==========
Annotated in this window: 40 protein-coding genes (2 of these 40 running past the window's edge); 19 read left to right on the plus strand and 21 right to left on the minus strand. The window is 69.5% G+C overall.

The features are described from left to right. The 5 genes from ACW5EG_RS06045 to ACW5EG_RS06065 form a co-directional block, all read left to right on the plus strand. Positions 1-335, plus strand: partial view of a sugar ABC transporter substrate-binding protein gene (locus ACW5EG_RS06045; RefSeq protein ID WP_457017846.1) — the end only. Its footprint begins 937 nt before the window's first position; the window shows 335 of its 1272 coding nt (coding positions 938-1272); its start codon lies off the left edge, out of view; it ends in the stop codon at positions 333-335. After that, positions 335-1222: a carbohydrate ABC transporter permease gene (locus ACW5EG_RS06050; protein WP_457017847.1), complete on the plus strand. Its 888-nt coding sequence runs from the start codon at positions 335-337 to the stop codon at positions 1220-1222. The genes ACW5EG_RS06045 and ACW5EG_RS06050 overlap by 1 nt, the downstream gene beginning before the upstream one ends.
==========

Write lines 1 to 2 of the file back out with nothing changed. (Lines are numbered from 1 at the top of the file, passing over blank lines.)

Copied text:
Annotated in this window: 40 protein-coding genes (2 of these 40 running past the window's edge); 19 read left to right on the plus strand and 21 right to left on the minus strand. The window is 69.5% G+C overall.

The features are described from left to right. The 5 genes from ACW5EG_RS06045 to ACW5EG_RS06065 form a co-directional block, all read left to right on the plus strand. Positions 1-335, plus strand: partial view of a sugar ABC transporter substrate-binding protein gene (locus ACW5EG_RS06045; RefSeq protein ID WP_457017846.1) — the end only. Its footprint begins 937 nt before the window's first position; the window shows 335 of its 1272 coding nt (coding positions 938-1272); its start codon lies off the left edge, out of view; it ends in the stop codon at positions 333-335. After that, positions 335-1222: a carbohydrate ABC transporter permease gene (locus ACW5EG_RS06050; protein WP_457017847.1), complete on the plus strand. Its 888-nt coding sequence runs from the start codon at positions 335-337 to the stop codon at positions 1220-1222. The genes ACW5EG_RS06045 and ACW5EG_RS06050 overlap by 1 nt, the downstream gene beginning before the upstream one ends.